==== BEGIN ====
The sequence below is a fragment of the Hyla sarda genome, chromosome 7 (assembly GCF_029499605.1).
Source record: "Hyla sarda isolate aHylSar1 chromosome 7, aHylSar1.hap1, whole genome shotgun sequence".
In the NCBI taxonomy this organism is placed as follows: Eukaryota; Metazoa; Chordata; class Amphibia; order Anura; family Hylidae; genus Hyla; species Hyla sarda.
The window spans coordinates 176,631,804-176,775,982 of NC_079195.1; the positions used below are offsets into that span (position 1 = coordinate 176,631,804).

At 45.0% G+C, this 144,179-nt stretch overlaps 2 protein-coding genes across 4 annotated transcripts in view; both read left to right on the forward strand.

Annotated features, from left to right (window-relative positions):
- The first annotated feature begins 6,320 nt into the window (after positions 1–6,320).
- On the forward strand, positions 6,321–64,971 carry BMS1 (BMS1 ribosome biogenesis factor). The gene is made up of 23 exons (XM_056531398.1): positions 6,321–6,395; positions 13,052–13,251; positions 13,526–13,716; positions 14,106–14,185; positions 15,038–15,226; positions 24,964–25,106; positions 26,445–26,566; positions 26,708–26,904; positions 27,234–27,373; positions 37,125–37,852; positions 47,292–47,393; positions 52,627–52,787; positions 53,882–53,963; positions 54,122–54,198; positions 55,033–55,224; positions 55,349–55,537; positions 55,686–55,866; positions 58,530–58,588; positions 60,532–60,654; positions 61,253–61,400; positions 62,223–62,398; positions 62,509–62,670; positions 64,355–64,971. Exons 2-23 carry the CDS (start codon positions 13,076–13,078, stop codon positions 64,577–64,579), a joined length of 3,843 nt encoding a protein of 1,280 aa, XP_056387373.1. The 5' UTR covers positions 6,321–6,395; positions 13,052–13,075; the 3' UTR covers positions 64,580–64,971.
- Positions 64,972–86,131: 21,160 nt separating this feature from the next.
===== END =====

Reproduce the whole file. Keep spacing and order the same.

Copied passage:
The sequence below is a fragment of the Hyla sarda genome, chromosome 7 (assembly GCF_029499605.1).
Source record: "Hyla sarda isolate aHylSar1 chromosome 7, aHylSar1.hap1, whole genome shotgun sequence".
In the NCBI taxonomy this organism is placed as follows: Eukaryota; Metazoa; Chordata; class Amphibia; order Anura; family Hylidae; genus Hyla; species Hyla sarda.
The window spans coordinates 176,631,804-176,775,982 of NC_079195.1; the positions used below are offsets into that span (position 1 = coordinate 176,631,804).

At 45.0% G+C, this 144,179-nt stretch overlaps 2 protein-coding genes across 4 annotated transcripts in view; both read left to right on the forward strand.

Annotated features, from left to right (window-relative positions):
- The first annotated feature begins 6,320 nt into the window (after positions 1–6,320).
- On the forward strand, positions 6,321–64,971 carry BMS1 (BMS1 ribosome biogenesis factor). The gene is made up of 23 exons (XM_056531398.1): positions 6,321–6,395; positions 13,052–13,251; positions 13,526–13,716; positions 14,106–14,185; positions 15,038–15,226; positions 24,964–25,106; positions 26,445–26,566; positions 26,708–26,904; positions 27,234–27,373; positions 37,125–37,852; positions 47,292–47,393; positions 52,627–52,787; positions 53,882–53,963; positions 54,122–54,198; positions 55,033–55,224; positions 55,349–55,537; positions 55,686–55,866; positions 58,530–58,588; positions 60,532–60,654; positions 61,253–61,400; positions 62,223–62,398; positions 62,509–62,670; positions 64,355–64,971. Exons 2-23 carry the CDS (start codon positions 13,076–13,078, stop codon positions 64,577–64,579), a joined length of 3,843 nt encoding a protein of 1,280 aa, XP_056387373.1. The 5' UTR covers positions 6,321–6,395; positions 13,052–13,075; the 3' UTR covers positions 64,580–64,971.
- Positions 64,972–86,131: 21,160 nt separating this feature from the next.